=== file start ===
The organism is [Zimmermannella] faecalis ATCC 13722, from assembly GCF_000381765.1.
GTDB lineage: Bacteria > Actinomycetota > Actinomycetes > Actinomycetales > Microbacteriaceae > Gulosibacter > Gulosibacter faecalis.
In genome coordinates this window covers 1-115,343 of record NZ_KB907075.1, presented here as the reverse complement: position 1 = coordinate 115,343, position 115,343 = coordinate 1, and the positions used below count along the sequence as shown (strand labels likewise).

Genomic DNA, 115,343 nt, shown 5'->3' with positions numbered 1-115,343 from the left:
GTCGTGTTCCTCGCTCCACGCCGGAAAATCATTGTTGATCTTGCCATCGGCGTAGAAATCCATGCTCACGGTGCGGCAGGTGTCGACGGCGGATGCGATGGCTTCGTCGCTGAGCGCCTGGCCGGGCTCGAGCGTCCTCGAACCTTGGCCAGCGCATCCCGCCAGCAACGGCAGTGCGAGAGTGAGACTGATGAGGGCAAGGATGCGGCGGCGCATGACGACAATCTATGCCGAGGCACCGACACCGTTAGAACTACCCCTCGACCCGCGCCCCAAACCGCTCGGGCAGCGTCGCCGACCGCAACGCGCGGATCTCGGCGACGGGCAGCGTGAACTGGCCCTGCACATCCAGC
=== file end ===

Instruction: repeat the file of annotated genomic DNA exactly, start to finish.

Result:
The organism is [Zimmermannella] faecalis ATCC 13722, from assembly GCF_000381765.1.
GTDB lineage: Bacteria > Actinomycetota > Actinomycetes > Actinomycetales > Microbacteriaceae > Gulosibacter > Gulosibacter faecalis.
In genome coordinates this window covers 1-115,343 of record NZ_KB907075.1, presented here as the reverse complement: position 1 = coordinate 115,343, position 115,343 = coordinate 1, and the positions used below count along the sequence as shown (strand labels likewise).

Genomic DNA, 115,343 nt, shown 5'->3' with positions numbered 1-115,343 from the left:
GTCGTGTTCCTCGCTCCACGCCGGAAAATCATTGTTGATCTTGCCATCGGCGTAGAAATCCATGCTCACGGTGCGGCAGGTGTCGACGGCGGATGCGATGGCTTCGTCGCTGAGCGCCTGGCCGGGCTCGAGCGTCCTCGAACCTTGGCCAGCGCATCCCGCCAGCAACGGCAGTGCGAGAGTGAGACTGATGAGGGCAAGGATGCGGCGGCGCATGACGACAATCTATGCCGAGGCACCGACACCGTTAGAACTACCCCTCGACCCGCGCCCCAAACCGCTCGGGCAGCGTCGCCGACCGCAACGCGCGGATCTCGGCGACGGGCAGCGTGAACTGGCCCTGCACATCCAGC